Southern Lapwing Vanellus chilensis
(aka Chilean Lapwing)

Chilean name: Queltehue
Brazilian name: quero-quero

Southern Lapwing, Emas, Goiás, Brazil, April 2001 - click for larger image The Southern Lapwing ranges throughout South America except on the Pacific coast from Peru northwards and in parts of Amazonia.

It is found in open areas near water and marshes and is frequently seen near habitation and on farmland. Some farmers use them as guards as they are very aggressive and give out a loud call when disturbed.

Southern Lapwing, Botanic Gardens, Curitiba, Paraná, Brazil, July 2001 - click for larger image In places such as Brazil this loud call gives rise to local names such as "Quero-quero".

The plumage is very distinctive and there are minor variations of the facial markings which distinguish the 4 subspecies. Photos 1 to 6 are V. c. lampronotus which is the subspecies found in Brazil south of the River Amazon. Photos 7 and 8 are of the nominate subspecies found in central Chile south to Chiloe and in Argentina while photo 9 is of the sub-species V. c. fretensis found in Patagonia.

Southern Lapwing, Botanic Gardens, Curitiba, Paraná, Brazil, July 2001 - click for larger image The second photo shows a Southern Lapwing standing over a well-camouflaged egg in a shallow scrape nest. The clutch size is normally 3 or 4 so maybe this bird had just started to lay.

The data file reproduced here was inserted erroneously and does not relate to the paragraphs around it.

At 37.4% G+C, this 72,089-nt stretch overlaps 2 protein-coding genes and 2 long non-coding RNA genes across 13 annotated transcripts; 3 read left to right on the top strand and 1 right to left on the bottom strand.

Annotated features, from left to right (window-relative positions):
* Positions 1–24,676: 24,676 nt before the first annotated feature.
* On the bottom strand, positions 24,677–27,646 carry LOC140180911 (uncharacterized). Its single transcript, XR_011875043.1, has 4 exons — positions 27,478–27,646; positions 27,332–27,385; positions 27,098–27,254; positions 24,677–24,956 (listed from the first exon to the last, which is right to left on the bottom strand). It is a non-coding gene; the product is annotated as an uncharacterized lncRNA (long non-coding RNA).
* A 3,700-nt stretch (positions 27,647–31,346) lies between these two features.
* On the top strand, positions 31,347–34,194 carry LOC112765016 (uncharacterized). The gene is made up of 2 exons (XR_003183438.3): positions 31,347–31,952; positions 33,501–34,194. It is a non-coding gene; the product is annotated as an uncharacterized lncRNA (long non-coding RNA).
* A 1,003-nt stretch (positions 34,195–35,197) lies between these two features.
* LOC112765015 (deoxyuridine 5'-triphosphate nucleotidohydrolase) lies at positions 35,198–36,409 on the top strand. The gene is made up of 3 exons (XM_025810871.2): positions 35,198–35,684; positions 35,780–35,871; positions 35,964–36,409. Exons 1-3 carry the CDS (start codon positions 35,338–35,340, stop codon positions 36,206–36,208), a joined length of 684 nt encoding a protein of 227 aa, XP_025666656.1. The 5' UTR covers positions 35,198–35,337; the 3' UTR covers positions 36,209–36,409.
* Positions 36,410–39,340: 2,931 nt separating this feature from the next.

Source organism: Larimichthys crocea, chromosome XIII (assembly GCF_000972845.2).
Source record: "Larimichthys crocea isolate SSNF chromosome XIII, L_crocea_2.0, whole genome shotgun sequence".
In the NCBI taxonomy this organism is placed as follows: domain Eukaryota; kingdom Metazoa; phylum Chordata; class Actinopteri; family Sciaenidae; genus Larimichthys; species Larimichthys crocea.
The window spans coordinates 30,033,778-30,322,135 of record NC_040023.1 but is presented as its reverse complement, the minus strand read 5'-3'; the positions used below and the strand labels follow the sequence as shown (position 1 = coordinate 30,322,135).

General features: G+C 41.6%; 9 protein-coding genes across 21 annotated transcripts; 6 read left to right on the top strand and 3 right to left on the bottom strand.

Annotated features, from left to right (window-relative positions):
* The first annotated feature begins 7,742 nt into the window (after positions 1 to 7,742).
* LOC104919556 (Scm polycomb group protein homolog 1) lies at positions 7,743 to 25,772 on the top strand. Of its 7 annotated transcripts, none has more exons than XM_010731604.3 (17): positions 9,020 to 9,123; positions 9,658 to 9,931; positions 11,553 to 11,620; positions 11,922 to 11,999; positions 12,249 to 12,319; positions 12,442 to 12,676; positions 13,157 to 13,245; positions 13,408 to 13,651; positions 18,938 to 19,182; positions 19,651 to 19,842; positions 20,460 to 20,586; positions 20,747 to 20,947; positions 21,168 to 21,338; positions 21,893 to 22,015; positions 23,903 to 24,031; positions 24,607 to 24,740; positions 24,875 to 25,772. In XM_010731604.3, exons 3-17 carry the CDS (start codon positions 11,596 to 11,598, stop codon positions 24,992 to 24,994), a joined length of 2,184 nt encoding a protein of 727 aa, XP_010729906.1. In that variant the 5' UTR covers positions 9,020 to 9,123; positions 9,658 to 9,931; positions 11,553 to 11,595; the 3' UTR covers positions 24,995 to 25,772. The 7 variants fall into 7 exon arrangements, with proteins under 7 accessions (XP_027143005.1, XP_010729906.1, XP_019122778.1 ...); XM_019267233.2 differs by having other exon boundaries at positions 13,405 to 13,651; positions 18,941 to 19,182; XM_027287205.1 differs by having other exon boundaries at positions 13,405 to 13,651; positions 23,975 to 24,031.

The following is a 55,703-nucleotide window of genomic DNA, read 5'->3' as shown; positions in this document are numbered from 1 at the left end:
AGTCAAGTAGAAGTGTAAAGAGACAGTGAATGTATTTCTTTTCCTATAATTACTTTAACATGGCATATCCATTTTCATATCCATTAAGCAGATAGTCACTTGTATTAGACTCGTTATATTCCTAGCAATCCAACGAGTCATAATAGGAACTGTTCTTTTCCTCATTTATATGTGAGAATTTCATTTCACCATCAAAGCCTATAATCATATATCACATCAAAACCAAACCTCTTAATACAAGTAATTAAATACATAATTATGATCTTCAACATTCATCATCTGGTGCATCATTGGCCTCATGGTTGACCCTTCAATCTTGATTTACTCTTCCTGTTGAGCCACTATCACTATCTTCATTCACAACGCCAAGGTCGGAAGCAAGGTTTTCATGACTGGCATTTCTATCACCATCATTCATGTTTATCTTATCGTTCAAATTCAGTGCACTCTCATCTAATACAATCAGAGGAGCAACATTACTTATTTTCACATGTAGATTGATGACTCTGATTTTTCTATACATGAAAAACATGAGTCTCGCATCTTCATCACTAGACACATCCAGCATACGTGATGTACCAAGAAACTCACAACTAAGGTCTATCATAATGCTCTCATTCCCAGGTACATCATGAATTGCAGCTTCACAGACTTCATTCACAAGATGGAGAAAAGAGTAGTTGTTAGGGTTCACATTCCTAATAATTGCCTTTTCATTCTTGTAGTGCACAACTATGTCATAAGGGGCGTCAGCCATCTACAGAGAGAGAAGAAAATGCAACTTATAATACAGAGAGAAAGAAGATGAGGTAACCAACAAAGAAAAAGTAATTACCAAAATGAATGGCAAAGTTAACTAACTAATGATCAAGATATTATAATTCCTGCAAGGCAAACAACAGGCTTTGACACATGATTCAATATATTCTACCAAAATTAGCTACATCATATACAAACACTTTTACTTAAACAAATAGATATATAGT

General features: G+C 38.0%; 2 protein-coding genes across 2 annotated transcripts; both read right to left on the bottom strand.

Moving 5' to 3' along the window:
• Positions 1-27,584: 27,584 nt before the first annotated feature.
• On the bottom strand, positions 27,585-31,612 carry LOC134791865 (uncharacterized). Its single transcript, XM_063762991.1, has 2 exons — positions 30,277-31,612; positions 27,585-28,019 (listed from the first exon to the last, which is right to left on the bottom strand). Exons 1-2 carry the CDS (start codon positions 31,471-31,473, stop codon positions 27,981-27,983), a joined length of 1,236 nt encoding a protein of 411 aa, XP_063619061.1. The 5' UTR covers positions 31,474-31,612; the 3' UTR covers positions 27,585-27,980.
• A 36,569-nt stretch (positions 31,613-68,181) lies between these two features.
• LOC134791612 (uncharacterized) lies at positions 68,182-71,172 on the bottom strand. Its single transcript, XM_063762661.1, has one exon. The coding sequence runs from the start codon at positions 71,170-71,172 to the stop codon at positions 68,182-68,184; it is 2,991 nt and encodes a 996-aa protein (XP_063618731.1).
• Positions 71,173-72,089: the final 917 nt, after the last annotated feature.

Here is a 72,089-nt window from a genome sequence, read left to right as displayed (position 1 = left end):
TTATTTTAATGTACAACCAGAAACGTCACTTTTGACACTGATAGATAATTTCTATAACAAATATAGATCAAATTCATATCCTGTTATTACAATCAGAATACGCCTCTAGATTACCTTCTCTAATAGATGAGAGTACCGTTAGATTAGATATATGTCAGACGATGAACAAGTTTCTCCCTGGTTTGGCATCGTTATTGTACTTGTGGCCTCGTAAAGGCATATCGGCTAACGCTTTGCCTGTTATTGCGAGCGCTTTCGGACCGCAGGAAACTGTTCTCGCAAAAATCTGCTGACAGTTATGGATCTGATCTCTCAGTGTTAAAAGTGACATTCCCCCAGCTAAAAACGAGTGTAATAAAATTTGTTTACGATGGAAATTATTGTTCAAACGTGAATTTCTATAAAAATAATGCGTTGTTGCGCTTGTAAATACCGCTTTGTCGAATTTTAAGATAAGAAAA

Southern Lapwing, Botanic Gardens, Curitiba, Paraná, Brazil, July 2001 - click for larger image The Southern Lapwing has red spurs at the bend of the wing which are displayed to rivals and enemies as part of the show of aggression. These can be seen well in the fourth photo which shows the first part of an extraordinary display. This group of 4 birds advanced rapidly calling loudly with their spurs showing on a single bird who was presumably trying to invade their (co-operative?) breeding territory.
Southern Lapwing, Botanic Gardens, Curitiba, Paraná, Brazil, July 2001 - click for larger image They suddenly stopped and adopted a bowing position as shown in the fifth photo. I assume that this is also an aggressive stance. The bird who was the object of their attention flew off about 50 metres followed by this band of four and the whole performance was repeated.

There are recordings and a distribution map on xeno-canto.

Southern Lapwing, Aguas de São Pedro, São Paulo, Brazil, August 2004 - click for larger image
Southern Lapwing, Los Angeles, Chile, November 2005 - click for larger image
Southern Lapwing, Chiloe, Chile, November 2005 - click for larger image
Southern Lapwing, Los Angeles, Chile, November 2005 - click for larger image
Southern Lapwing, Pantanal, mato Grosso, Brazil, December 2006 - click for larger image
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